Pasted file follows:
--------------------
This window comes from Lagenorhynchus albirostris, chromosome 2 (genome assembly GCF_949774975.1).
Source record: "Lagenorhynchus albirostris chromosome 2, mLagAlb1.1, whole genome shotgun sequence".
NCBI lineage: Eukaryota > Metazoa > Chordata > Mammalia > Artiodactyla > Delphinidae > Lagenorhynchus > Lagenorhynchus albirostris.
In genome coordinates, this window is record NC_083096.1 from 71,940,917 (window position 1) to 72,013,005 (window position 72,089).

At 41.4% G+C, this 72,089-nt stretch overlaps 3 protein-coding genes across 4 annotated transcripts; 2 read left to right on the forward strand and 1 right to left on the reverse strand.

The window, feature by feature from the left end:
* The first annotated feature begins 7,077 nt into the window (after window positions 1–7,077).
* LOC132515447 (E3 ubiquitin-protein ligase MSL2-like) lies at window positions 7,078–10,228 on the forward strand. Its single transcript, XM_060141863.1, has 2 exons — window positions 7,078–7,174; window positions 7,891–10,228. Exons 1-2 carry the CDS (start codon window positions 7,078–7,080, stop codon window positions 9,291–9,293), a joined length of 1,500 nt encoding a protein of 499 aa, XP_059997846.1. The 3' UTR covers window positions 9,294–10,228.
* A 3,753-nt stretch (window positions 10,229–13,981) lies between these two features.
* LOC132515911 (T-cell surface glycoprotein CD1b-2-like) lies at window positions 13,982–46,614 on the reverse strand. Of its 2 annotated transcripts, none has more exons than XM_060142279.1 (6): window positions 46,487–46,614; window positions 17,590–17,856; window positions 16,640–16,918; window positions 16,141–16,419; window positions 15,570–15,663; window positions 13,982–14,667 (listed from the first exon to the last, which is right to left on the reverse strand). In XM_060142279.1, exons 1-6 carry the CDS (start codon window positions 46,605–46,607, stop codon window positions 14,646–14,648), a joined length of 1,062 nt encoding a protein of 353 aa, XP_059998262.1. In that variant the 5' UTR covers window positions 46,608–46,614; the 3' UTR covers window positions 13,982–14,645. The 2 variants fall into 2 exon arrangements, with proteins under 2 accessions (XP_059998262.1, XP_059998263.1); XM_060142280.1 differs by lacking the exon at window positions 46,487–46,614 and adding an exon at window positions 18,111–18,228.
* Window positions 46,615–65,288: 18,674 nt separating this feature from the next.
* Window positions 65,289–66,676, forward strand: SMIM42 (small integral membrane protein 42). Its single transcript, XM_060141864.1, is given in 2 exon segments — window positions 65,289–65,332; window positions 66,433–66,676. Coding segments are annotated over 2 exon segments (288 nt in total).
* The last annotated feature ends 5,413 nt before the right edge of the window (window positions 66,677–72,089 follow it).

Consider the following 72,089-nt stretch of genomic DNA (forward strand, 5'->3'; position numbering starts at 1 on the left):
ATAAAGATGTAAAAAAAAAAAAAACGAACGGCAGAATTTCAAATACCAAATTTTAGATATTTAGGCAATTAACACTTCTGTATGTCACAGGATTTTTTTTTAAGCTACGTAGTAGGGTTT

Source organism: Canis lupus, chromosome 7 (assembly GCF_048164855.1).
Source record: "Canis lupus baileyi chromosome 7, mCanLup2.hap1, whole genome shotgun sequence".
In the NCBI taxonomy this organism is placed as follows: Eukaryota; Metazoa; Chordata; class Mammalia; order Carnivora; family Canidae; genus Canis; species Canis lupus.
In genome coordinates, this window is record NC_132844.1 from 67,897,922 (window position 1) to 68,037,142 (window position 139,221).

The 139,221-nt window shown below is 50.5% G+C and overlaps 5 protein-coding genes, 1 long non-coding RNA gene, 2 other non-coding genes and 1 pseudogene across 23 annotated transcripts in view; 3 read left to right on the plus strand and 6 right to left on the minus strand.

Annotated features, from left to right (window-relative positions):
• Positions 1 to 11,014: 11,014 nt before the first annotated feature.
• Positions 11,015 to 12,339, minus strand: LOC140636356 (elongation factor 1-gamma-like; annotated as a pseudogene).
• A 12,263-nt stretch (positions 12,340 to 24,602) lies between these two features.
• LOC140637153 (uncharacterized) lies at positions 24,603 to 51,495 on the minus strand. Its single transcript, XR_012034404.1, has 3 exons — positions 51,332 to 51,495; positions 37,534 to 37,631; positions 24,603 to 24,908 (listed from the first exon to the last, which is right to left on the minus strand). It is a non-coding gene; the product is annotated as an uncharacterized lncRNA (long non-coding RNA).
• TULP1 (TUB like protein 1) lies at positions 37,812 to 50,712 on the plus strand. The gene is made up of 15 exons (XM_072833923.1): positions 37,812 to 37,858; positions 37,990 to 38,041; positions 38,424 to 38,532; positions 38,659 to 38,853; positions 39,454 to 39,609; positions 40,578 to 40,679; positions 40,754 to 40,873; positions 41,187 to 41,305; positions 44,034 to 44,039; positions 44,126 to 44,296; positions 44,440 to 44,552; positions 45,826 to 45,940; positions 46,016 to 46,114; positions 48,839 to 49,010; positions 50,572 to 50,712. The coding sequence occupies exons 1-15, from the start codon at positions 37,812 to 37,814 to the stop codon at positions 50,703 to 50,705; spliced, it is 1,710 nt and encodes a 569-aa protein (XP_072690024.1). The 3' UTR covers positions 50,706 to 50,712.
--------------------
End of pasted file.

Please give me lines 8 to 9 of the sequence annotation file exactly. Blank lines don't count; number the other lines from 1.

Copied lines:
* LOC132515447 (E3 ubiquitin-protein ligase MSL2-like) lies at window positions 7,078–10,228 on the forward strand. Its single transcript, XM_060141863.1, has 2 exons — window positions 7,078–7,174; window positions 7,891–10,228. Exons 1-2 carry the CDS (start codon window positions 7,078–7,080, stop codon window positions 9,291–9,293), a joined length of 1,500 nt encoding a protein of 499 aa, XP_059997846.1. The 3' UTR covers window positions 9,294–10,228.
* A 3,753-nt stretch (window positions 10,229–13,981) lies between these two features.